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dc.contributor.authorMeng, Yutong
dc.date.accessioned2018-10-23T13:36:23Z
dc.date.available2018-10-23T13:36:23Z
dc.date.issued2018-08-30
dc.identifier.otherMeng_cornell_0058O_10335
dc.identifier.otherhttp://dissertations.umi.com/cornell:10335
dc.identifier.otherbibid: 10489872
dc.identifier.urihttps://hdl.handle.net/1813/59774
dc.description.abstractWhen marketers commercialize a virtual product that is transferred from a fictional environment into the real world, such a tactic is called reverse product placement (RPP). Compared to the widely used practice of product placement, RPP is relatively unused and unexamined. This study addresses opportunities for RPP and explores consumer motivations to engage with or to avoid a special form of RPP—experiential products. Data from consumer interviews are used to develop a conceptual model of consumer interaction with experiential RPP. Findings highlight the role of consumer involvement with the entertainment content from which a RPP is derived, the influence of perceived sacredness of the fictional domain on one’s motivation to consume an experiential RPP, as well as the potential sources of value that consumers attain or hope to attain by experiencing a "live" version of a "fantasy" context.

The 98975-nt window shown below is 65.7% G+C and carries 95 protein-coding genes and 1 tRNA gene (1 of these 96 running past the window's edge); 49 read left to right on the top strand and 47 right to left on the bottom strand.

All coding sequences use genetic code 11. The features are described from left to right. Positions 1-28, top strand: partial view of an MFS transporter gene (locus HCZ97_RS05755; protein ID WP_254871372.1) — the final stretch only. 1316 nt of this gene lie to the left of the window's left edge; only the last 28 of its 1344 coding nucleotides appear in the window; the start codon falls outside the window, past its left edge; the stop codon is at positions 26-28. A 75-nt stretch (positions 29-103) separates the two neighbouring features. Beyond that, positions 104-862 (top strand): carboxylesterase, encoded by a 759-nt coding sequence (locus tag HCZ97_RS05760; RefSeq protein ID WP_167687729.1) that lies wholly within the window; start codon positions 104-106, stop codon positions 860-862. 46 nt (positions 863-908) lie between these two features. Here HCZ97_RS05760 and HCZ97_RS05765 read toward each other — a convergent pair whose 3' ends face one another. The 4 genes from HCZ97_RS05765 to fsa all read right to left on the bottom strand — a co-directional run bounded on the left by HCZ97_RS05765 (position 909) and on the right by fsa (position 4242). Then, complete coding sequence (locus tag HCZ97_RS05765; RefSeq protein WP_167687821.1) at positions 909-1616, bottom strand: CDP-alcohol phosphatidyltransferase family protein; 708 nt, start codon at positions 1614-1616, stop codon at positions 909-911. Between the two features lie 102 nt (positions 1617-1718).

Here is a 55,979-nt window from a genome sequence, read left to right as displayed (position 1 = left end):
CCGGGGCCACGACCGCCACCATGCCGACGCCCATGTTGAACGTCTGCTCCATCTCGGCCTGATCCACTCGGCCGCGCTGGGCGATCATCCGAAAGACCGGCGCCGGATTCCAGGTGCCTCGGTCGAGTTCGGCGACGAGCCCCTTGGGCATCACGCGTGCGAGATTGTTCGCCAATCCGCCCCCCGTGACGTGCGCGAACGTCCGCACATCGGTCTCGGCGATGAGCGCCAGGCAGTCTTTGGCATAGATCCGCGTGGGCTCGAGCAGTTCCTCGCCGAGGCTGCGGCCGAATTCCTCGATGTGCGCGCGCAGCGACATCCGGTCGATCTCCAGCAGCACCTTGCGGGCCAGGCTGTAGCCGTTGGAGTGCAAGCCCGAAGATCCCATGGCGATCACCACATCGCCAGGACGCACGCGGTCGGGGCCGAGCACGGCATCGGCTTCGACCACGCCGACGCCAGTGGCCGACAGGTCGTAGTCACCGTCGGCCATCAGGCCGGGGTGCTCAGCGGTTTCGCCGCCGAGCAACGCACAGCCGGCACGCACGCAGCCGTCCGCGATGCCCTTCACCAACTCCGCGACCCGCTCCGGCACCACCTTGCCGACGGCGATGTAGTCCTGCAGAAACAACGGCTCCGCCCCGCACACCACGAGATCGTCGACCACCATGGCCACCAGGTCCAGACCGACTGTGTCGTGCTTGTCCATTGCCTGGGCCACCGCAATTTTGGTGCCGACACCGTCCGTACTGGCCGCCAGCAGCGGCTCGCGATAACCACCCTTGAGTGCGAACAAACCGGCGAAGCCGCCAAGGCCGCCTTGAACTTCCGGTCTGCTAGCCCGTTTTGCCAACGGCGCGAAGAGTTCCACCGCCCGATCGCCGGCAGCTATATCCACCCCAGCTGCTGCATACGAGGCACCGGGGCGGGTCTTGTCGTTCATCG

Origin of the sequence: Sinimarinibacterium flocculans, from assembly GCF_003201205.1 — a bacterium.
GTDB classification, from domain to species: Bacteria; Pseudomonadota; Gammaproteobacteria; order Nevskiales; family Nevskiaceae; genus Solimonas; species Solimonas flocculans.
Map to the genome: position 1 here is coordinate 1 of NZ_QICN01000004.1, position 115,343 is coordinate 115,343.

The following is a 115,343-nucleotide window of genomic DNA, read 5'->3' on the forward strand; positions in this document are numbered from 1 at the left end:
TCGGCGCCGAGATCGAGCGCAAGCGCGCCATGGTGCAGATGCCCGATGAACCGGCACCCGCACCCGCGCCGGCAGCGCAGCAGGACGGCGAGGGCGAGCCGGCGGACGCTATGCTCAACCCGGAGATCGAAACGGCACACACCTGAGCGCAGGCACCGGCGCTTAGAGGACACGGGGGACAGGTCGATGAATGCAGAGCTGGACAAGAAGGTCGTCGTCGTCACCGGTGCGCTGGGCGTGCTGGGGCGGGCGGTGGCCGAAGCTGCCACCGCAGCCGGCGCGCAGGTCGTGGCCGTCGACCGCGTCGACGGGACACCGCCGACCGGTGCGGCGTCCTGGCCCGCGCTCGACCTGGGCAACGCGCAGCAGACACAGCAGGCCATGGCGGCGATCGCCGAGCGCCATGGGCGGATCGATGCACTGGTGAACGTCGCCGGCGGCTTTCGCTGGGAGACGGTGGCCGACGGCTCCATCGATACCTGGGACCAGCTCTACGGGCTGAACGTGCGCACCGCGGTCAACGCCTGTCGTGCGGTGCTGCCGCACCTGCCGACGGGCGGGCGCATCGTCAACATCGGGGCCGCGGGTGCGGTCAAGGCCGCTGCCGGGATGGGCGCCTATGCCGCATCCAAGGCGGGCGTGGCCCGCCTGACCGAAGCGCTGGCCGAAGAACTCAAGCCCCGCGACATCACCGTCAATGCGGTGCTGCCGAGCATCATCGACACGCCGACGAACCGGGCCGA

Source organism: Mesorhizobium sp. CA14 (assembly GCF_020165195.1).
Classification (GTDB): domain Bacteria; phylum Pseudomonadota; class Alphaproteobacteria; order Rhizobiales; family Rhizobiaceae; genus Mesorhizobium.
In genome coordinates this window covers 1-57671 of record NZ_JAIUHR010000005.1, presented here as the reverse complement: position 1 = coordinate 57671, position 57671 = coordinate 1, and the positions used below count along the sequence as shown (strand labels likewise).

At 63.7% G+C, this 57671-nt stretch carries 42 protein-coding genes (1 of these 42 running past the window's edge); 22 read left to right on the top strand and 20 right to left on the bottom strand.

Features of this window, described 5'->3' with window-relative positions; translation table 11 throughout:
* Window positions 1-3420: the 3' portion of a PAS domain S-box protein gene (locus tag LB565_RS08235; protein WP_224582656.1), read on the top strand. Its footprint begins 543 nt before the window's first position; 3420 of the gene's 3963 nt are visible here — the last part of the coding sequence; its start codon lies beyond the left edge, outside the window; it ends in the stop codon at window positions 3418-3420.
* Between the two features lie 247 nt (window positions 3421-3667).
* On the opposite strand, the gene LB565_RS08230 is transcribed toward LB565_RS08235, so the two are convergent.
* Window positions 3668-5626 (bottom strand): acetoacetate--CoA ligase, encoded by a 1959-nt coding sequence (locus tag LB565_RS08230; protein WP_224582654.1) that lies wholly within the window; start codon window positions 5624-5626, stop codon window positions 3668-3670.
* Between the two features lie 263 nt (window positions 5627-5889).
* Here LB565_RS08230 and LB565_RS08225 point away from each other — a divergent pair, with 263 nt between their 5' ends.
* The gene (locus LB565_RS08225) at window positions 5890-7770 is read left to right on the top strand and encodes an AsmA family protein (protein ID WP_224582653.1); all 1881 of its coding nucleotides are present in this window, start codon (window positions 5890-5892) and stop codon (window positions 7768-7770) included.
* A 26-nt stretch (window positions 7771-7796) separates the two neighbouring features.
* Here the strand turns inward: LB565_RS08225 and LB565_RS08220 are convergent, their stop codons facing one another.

dc.language.isoen_US
dc.subjectMarketing
dc.subjectexperience
dc.subjectReverse product placement
dc.subjectRPP
dc.subjectMotivation
dc.titleCONSUMERS AND EXPERIENTIAL REVERSE PRODUCT PLACEMENT: TO ENGAGE OR TO AVOID?
dc.typedissertation or thesis
thesis.degree.disciplineHotel Administration
thesis.degree.grantorCornell University
thesis.degree.levelMaster of Science
thesis.degree.nameM.S., Hotel Administration
dc.contributor.chairKwortnik, Robert J.
dc.contributor.committeeMemberChun, Hae Eun
dcterms.licensehttps://hdl.handle.net/1813/59810
dc.identifier.doihttps://doi.org/10.7298/X4P26WC4


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